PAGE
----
Tuesday, March 07, 2006

Enter the Dragon*

At around 5th century BCE in India there were those who considered the socio-religious Brahmanic structures maintained by the 'householders' to be oppressive. Such people wished to break free in order to seek an alternative understanding of the self and the world. These were the peripatetic 'renouncers' who attempted many different ways of gaining personal insight outside of any specific tradition, often subjecting themselves to extreme temperatures, hunger, thirst, and other forms of asceticism. They sought answers to the same big questions asked by the Vedas, the most important one being, What is the ontological status of the self? All possible answers to this question seemed to be held at the time:

The strong materialistic view in which there is no immaterial self at all.

The annihilationists who believed that, if there is a self, it is annihilated upon physical death anyway.

The eternalists, such as the Upanishadic brahmins, who held that the ultimate self is a permanent and unchanging essence, i.e., Atman (self) is Brahman (ultimate reality).

Others who, although rejecting an eternal self, believed in the existence of a self which survives physical death.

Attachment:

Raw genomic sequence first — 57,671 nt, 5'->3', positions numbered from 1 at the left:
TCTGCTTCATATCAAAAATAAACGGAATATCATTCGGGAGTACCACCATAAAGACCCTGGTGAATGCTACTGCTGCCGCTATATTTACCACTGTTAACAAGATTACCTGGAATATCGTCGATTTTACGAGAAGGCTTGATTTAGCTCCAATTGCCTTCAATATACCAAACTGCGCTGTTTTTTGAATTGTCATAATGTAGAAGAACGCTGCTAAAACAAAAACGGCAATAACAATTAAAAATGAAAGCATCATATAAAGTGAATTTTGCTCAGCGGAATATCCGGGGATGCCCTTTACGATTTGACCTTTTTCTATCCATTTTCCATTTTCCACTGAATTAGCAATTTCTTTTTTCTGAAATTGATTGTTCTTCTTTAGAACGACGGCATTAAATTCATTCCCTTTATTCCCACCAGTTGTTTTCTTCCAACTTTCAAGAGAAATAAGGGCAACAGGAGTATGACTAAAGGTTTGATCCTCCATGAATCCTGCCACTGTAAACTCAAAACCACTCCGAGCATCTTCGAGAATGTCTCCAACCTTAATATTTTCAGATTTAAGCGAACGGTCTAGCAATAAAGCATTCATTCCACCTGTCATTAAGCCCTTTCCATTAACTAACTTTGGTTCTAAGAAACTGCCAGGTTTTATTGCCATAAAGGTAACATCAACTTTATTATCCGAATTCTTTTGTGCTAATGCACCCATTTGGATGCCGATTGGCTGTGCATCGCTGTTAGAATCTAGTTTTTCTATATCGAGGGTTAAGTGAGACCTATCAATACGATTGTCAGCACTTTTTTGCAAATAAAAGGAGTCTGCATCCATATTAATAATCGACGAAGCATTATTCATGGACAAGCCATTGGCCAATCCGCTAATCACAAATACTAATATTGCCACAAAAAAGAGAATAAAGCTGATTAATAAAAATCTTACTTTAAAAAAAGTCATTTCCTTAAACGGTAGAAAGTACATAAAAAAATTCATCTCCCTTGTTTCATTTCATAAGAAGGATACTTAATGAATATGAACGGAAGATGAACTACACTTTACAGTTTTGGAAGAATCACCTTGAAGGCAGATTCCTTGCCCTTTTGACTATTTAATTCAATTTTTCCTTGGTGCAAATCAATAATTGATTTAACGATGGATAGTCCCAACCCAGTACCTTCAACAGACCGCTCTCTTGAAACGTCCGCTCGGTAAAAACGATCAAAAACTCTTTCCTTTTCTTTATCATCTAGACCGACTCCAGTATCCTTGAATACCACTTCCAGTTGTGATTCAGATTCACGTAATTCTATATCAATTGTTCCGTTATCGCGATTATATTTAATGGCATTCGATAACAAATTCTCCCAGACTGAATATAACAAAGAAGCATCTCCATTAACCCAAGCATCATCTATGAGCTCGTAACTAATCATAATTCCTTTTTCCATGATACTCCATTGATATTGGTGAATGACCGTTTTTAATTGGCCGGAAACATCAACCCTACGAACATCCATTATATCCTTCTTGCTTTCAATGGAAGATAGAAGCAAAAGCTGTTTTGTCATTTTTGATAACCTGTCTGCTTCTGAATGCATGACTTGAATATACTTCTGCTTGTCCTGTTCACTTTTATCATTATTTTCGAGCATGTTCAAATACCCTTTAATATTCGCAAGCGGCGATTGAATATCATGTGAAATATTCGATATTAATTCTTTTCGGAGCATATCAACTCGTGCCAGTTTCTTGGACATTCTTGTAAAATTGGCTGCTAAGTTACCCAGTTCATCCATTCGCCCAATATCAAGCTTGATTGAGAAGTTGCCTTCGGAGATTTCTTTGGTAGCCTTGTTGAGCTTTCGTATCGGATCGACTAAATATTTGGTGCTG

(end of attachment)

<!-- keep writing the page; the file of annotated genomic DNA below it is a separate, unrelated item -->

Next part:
For those who did believe in some form of continuity of the self they would also have believed in karma and the transmigration of self which constituted samsāra and so the point of seeking answers to these questions was that knowledge of the nature of the self would have effected the moksha (liberation) from samsāra that they sought.

Such was the philosophical climate into which was born Siddhartha Gautama at around 485 BCE.

*In Ch'an Buddhist literature the enlightened are sometimes referred to as dragons. Also, of course, 'Enter the Dragon' is a definitive martial arts movie starring the legendary Bruce Lee.


Antharyami said...

i object your opinion on brahminical tradition being oppressive. i suppose such oppressions are inherent to any part of socio-political structure and noway concerned about classical religious traditions. how would an ancient pedagogical and most sought religious lineage be innately oppressive ? no its not ! kindly revise

Paul Turner said...

From my reading, the correlation between religious power and social hierarchy, administered and guarded by the brahmins with the same degree of rigidity as the sacrificial ritual itself, was such that some found the prospect of living within the strictures of the Brahmanical fold oppressive. If this was not the case, why the conflict between renouncers and householders in the first place?

Anyway, I've modified the post to remove the impression that the tradition is INNATELY oppressive. But that many seem to have found it oppressive I will not revise.